wvenfield likes this.
  14. RmK57
    Joined: Dec 31, 2008
    Posts: 2,134

    RmK57
    Member

    On a full bodied car it could be a handful in the shutdown part with skinny front tires, 90/10 shocks, no front anti-sway bar. Not sure who would do such a thing on a street car though.:rolleyes:
     
  15. finn
    Joined: Jan 25, 2006
    Posts: 980

    finn
    Member

    That’s been my experience, even in California. You sort of have to suppress your competitive pride and just roll with the fact that someone is going to fill that gap. It’s inevitable, and, at first, is really tough to back off a little more to maintain the gap.

    Just accept that most drivers are assholes, and roll at an interval that improves the odds that you’re not going to plow into someone.

    Easier to say than to do, though.
     
    Truck64 and squirrel like this.
  16. squirrel
    Joined: Sep 23, 2004
    Posts: 50,919

    squirrel
    Member

    No way would I drive in California for 10,000 days, in anything. I'm not stupid.
     
    Beanscoot likes this.
  17. gimpyshotrods
    Joined: May 20, 2009
    Posts: 19,877

    gimpyshotrods
    ALLIANCE MEMBER

    Or run discs. My Falcon has the largest rotors that will fit in the wheels, and still allow for calipers.

    It has no fewer than 14-pistons clamping the pads, driven by Hydroboost.

    It has little to do with the competitive pride of the driver of an old car, and everything to do with other driver's reckless incompetence.

    I have driven for about 10,000-days since I moved here. The drivers here are no worse than any other place. My the mere factor of population density, there are a whole lot more of them, and thus bad ones. It only takes one bad one to wipe you and your car out.

    I am pleased that both you and Jim have had good experiences here. If you stay longer, you won't. It's just a odds game. Here, they are not in your favor.

    You can just let folks fill the gap, and then back off, but eventually you will be driving backwards....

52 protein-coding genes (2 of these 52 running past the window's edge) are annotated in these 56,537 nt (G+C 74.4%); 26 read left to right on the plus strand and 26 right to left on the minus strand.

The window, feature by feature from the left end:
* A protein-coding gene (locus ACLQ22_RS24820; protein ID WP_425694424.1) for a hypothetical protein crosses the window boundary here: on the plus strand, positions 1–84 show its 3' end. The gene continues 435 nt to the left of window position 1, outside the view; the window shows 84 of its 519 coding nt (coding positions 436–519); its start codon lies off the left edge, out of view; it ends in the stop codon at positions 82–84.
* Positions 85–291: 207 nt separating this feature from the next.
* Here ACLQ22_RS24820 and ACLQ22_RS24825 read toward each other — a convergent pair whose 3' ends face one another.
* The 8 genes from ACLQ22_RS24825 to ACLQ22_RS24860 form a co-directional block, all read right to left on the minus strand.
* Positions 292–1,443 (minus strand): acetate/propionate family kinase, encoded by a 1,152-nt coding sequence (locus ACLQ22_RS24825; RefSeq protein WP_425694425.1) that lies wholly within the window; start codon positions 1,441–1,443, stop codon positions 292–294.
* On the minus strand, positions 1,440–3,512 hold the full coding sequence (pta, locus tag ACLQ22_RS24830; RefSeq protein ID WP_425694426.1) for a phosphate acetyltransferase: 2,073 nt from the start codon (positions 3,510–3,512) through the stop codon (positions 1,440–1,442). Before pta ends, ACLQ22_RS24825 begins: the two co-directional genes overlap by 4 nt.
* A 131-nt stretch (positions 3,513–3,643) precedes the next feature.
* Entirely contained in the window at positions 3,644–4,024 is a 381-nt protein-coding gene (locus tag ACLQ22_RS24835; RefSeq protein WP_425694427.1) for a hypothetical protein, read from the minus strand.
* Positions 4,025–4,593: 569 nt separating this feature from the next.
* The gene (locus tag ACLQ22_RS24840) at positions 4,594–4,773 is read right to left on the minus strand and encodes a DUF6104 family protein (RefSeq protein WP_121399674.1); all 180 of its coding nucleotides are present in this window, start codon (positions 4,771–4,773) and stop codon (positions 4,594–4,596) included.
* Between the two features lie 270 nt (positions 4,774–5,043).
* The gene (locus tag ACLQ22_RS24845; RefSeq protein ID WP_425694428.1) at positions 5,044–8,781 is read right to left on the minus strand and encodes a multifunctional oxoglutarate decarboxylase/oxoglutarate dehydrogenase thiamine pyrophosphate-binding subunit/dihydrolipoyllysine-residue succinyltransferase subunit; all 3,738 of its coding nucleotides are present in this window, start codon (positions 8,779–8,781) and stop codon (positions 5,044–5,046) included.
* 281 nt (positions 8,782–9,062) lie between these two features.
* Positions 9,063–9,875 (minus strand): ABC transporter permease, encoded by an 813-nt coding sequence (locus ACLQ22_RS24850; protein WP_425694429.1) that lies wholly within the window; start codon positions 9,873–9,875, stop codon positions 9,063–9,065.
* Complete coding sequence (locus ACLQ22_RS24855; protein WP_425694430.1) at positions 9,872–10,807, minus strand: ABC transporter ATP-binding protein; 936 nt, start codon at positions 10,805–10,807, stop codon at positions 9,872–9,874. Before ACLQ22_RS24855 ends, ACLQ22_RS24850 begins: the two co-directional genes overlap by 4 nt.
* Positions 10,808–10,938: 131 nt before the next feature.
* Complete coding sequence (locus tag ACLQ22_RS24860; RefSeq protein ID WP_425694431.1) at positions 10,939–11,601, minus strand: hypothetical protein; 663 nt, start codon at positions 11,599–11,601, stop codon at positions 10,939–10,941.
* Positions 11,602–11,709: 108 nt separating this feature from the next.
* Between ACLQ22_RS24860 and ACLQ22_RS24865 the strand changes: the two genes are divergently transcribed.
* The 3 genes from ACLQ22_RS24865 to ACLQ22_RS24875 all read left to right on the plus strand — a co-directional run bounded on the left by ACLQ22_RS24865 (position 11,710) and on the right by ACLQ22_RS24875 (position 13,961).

mad mikey likes this.
  18. twenty8
    Joined: Apr 8, 2021
    Posts: 921

    twenty8
    Member

    A diminishing talent when it comes to driving..............."Patience, grasshopper, patience".
     
    gimpyshotrods likes this.
  19. About 20 years ago I was doing a job in downtown Seattle and commuted 70 miles each way. Like Gimpy said, leave the 'recommended' space between vehicles and some a-hole would fill it. A real white-knuckle drive every day. If I drove my decrepit-appearing truck they wouldn't be so prone to do that, assuming (correctly) that I would hit them if they effed up. Unfortunately, the truck wasn't very economical so it wasn't my first choice. I arrived at work one day with the remains of somebody's taillight lens laying on my trunklid. I'd see rear-ender wrecks every day...

    This was the pre-ABS days, I wouldn't try it with 'vintage' brakes these days.
     
    gimpyshotrods likes this.
  20. 2OLD2FAST
    Joined: Feb 3, 2010
    Posts: 3,989

    2OLD2FAST
    Member
    from illinois

    Sounds like my '57 Chevy in 1967..
     

Share This Page

Register now to get rid of these ads!

Archive

Copyright © 1995-2021 The Jalopy Journal: Steal our stuff, we'll kick your teeth in. Terms of Service. Privacy Policy.

Atomic Industry
Forum software by XenForo™ ©2010-2014 XenForo Ltd.